Unfortunately, I didn't get a chance to test out how well the game worked in its ideal environment: With two players cooperatively tackling the campaign. Apparently, the likelihood of corralling two people with two PSPs and two copies of the game is about as low as corralling one unicorn.
Army of Two: The 40th Day for PSP succeeds at everything it tries to do. It's added a level of complexity to the point-at-things-to-kill-them recipe the twin-stick genre is known for by adding a basic cover mechanic and aggro management to the equation.
The latter is handled by changing your partner between passive and aggressive mode, which either lets you take the brunt of the attack, or lets you lose enemy attention, allowing you to flank them. For some of the heavily armored enemies, these tactics must be adopted to survive. As the PSP's pathetic analog nub lacks a partner on the handheld, the actual gunplay is controlled by the face buttons, each of which fire in the appropriate direction (with a bit of forgiving lock-on support, to boot).
Completing objectives earns you cash, which you either spend on new weapons or upgrading the ones you've already got. While there aren't a ton of armaments in the game -- certainly not as many as the build-a-gun workshop provided in the core console title -- this added another interesting layer of strategy.
Unfortunately, after a few hours, I felt like I'd seen everything there was to see from the PSP version of The 40th Day. Enemy variation is extremely limited, the levels are completely linear, and the number of helicopters and gunships you face off against rivals that of 50 Cent: Blood on the Sand. The whole thing just feels like it's on rails, especially since most levels include a lengthy segment where you stave off waves of enemies while riding ... on rails.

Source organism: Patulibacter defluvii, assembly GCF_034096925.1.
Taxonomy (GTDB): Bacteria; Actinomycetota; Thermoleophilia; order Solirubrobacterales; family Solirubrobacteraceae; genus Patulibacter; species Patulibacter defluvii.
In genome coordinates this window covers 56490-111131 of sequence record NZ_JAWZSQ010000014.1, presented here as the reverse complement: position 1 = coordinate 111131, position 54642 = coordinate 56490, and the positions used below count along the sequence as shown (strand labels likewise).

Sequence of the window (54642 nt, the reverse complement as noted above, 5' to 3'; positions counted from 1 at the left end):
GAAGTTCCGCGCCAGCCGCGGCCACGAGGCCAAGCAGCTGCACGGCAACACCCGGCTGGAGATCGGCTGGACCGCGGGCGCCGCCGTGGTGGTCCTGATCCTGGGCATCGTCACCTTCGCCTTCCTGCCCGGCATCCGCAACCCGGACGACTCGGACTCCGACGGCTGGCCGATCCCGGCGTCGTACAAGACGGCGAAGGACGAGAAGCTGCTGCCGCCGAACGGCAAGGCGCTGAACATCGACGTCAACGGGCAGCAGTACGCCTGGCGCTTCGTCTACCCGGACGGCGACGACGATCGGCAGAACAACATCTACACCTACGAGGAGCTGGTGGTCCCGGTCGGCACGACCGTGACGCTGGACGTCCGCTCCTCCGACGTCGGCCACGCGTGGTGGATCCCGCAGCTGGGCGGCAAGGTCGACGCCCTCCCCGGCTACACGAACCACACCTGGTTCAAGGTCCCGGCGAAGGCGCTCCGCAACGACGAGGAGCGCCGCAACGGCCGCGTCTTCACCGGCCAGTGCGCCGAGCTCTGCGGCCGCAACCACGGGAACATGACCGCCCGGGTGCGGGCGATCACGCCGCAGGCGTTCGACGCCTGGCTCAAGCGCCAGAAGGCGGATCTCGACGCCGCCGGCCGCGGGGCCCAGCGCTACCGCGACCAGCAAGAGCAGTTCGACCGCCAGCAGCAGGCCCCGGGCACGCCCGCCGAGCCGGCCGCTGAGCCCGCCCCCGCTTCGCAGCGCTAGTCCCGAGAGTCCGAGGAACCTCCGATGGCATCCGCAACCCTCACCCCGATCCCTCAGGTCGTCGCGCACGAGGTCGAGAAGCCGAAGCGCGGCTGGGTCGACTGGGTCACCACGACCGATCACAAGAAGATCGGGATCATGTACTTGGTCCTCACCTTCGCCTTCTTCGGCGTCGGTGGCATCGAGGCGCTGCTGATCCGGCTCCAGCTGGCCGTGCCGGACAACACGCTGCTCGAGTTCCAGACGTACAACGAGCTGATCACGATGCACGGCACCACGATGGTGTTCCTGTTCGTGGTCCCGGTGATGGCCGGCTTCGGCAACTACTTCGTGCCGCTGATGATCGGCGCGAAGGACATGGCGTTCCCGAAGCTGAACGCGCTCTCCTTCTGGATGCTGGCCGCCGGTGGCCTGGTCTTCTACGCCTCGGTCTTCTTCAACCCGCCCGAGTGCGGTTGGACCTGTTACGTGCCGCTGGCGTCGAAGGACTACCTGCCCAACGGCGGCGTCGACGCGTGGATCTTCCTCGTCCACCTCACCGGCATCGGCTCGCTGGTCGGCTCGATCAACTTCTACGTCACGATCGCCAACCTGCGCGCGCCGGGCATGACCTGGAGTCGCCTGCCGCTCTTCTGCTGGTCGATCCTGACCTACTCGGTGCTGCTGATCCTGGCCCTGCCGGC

The storytelling isn't exactly gripping, either. Rios and Salem, both of which are fully voiced, frequently exchange hyper-manly quips about how hard it is to be a mercenary. Sadly, the first installment in the Army of Two franchise taught us that men don't bond with their words. They bond with their fists. Due to the PSPs limited smattering of buttons, there's sadly no interface for that exchange.
Speaking of the voice work, the game's highlight comes in the form of Salem and Rios' coordinator: the tough-as-nails Alice Murray, who -- no joke -- screams every single line she delivers. It's as though she's trying to communicate with someone at a noisy concert, and it never stops being unintentionally hilarious.
The fact is, if this had been a $15 XBLA or PSN game, I'd have no problem recommending it. But for $40, it's just not worth it -- especially on the PSP, where a local-only multiplayer option almost ensures that the cooperative experience the game was designed around will never get utilized. It's a shame, really.
Or, as Alice would say, IT'S A SHAME, REALLY!